Absorption Field: An organized system of meticulously constructed narrow trenches, which are partially filled with washed gravel or crushed stone, into which a pipe is placed. Discharges from septic tanks are passed through these trenches.
Acetogenic Bacterium: An aerobic, gram negative bacteria, that is rod-shaped, which is made of non-sporogenous organisms that produce acetic acid as a waste product.
Acetylene Block Assay: Determines the release of nitrous oxide gas from acetylene treated soil, which is used to estimate denitrification.
Acetylene Reduction Assay: This is used to estimate nitrogenase activity by measuring the rate of reduction of ethylene to acetylene.
Acid Soil: Soil which has a pH value lesser than 6.6.
Acidophile: An organism that grows well in an acidic medium (up to a pH of 1).
Actinomycete: These are gram positive, nonmotile, nonsporing, noncapsulated filaments that break into bacillary and coccoid elements. They resemble fungi, and most are free living, particularly in soil.
Actinorhizae: The association present between actinomycetes and roots of plants.
Activated Sludge: Sludge particles which are produced in raw or settled wastewater, by the growth of organisms in aeration tanks. This is all done in the presence of dissolved oxygen. This sludge contains living organisms that can feed on incoming wastewater.
Activation Energy: The amount of energy required to bring all molecules in one mole of a substance, to their reactive state, at a given temperature.
Active Carrier: An infected person who has visible clinical symptoms of a disease, and is capable of transmitting the disease to other individuals.
Active Site: The location on the surface of the enzyme where the substrate binds.
Adjuvant: The material added to an antigen to increase its immunogenicity, for example, alum.
Aerobic: This includes organisms that require molecular oxygen to survive (aerobic organisms), an environment that has molecular oxygen, and processes that happen only in the presence of oxygen (aerobic respiration).
Aerobic Anoxygenic Photosynthesis: Photosynthetic process which takes place under aerobic conditions. However, this process does not result in the formation of oxygen.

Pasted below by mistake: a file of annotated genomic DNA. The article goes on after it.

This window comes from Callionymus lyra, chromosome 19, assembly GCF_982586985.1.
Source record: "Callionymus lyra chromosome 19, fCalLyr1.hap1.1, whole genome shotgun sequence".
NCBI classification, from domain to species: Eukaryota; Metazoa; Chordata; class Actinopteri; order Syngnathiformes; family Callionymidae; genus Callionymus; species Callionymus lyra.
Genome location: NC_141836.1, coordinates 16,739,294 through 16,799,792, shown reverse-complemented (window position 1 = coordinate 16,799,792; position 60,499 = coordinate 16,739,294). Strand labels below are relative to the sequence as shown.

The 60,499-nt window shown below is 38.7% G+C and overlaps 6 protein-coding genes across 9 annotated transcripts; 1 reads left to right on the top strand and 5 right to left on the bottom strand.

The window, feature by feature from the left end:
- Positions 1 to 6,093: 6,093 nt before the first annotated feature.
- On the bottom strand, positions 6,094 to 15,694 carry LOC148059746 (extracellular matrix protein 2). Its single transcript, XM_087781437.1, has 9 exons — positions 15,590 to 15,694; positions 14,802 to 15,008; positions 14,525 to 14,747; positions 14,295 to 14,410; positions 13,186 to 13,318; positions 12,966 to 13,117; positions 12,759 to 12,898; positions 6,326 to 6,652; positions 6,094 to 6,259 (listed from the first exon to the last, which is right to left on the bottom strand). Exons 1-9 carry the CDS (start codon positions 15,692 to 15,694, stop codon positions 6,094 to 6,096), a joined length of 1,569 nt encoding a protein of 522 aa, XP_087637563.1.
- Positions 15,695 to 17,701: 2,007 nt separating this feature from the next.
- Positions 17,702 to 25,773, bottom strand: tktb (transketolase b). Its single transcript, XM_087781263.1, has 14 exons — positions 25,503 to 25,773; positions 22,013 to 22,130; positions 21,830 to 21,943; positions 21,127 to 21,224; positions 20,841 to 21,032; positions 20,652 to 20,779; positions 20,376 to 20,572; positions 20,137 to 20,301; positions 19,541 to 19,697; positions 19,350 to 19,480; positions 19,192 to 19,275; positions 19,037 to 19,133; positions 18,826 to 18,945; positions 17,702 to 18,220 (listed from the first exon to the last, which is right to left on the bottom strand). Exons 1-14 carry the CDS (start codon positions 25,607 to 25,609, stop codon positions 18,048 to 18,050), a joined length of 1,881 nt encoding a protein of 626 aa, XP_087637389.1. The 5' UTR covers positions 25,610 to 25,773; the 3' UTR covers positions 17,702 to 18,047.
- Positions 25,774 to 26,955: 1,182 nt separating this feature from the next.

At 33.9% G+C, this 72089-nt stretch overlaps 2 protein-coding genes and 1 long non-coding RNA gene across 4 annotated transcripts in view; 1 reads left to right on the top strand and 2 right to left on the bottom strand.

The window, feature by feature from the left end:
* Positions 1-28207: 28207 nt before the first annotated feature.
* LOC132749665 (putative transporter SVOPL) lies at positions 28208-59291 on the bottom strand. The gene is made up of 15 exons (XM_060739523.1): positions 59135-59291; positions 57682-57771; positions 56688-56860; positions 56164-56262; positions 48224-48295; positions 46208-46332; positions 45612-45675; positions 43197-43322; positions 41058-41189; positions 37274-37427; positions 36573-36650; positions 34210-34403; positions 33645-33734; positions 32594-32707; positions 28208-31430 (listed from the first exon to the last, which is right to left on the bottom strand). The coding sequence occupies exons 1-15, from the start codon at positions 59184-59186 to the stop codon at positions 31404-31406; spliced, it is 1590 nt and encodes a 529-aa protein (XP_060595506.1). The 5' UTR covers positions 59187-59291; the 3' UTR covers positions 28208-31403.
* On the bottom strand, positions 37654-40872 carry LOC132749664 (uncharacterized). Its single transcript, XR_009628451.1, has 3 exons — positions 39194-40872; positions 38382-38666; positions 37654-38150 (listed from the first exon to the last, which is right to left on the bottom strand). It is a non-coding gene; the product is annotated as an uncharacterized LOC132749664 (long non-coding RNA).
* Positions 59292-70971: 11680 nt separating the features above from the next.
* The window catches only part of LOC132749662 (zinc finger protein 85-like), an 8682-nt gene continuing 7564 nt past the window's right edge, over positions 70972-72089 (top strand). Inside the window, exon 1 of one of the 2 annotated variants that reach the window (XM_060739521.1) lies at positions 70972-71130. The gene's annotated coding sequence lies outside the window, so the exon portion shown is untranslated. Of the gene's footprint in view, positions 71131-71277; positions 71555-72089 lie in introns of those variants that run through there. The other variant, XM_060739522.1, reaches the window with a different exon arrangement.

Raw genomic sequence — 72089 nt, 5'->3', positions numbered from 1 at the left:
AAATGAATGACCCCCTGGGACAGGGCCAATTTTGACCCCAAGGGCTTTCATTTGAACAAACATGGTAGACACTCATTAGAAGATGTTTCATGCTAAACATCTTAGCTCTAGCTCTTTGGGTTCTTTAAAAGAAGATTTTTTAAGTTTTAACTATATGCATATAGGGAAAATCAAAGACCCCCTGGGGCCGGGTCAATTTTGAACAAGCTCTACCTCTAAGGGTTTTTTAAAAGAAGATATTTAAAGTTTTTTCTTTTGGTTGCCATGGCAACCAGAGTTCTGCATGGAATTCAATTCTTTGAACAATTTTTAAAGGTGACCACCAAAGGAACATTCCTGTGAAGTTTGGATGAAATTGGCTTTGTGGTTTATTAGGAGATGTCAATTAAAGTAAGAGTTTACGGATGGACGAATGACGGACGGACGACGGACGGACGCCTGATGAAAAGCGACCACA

Aerotolerant Anaerobes: Microbes that can survive in both, aerobic and anaerobic conditions, because they obtain their energy by fermentation.
Aflatoxin: A toxin produced by Aspergillus flavus and Aspergillus parasiticus, which contaminate groundnut seedlings. This is said to be a cause of hepatic carcinoma.
Agar: A dried hydrophilic, colloidal substance extracted from red algae species, used as a solid culture media for bacteria and other micro-organisms. Also used as a bulk laxative, in making emulsions and as a supporting medium for immunodiffusion and immunoelectrophoresis.
Agarose: Agarose is obtained from seaweed and is used as a resolving medium in electrophoresis. It consists of non-sulfated linear polymer, which contains D-galactose and 3:6-anhydro-L-galactose alternately.
Agglutinates: The visible clumps that are formed as a result of an agglutination reaction.
Agglutination Reaction: The process of clumping together, in suspension of antigen bearing cells, micro-organisms, or particles in the presence of specific antibodies called agglutinins. This leads to the formation of an insoluble immune complex.
Airborne Transmission: A type of transmission, wherein the organism is suspended in or spreads its infection by air.
Akinete: A resting non-motile, dormant, thick-walled spore state of cyanobacteria and algae.
Alcoholic Fermentation: A fermentation process that produces alcohol (ethanol) and carbon dioxide from sugars.
Alga: Phototrophic eukaryotic micro-organisms, that may be unicellular or multicellular. These include phaeophyta: brown algae, spirogyra, and red algae.
Aliphatic: Pertaining to any member of one of the two major groups of organic compounds, with the main carbon structure as a straight chain.
Alkaline Soil: Soil having pH greater than 7.3.
Alkalophile: Organisms that have an affinity for alkaline media, thus, growing best in such conditions.
Allochthonous Flora: Organisms that are not originally found in soil, but reach there via precipitation, sewage, diseased tissue, and other such means. They do not contribute much ecologically.
Allosteric Site: A non-active site on the enzyme body, where a non-substrate compound binds. This may result in conformational changes at the active site.
Allotype: Any of various allelic variants of a protein, characterized by antigenic differences.
Alpha Hemolysis: A partial clearing zone, greenish in color, around a bacterial colony that grows on blood agar.
Alpha-proteobacteria: One of the five sub-groups of proteobacteria, each with distinctive 16S rRNA sequences. Mostly contains oligotrophic proteobacteria, many of which have distinctive morphological features.
Alternative Complement Pathway: A pathway of complement activation, including the C3-C9 components of the classical pathway. It is independent of the antibody activity.
Alveolar Macrophage: A highly active and aggressive phagocytic macrophage, located on the epithelial lining of the lung alveoli, which ingests and destroys any inhaled particles and micro-organisms.
Amensalism (Antagonism): A type of symbiosis, wherein one population is adversely affected, while the other is unaffected.
Ames Test: A test that uses a special strain of salmonella to test chemicals for mutagenicity and carcinogenicity.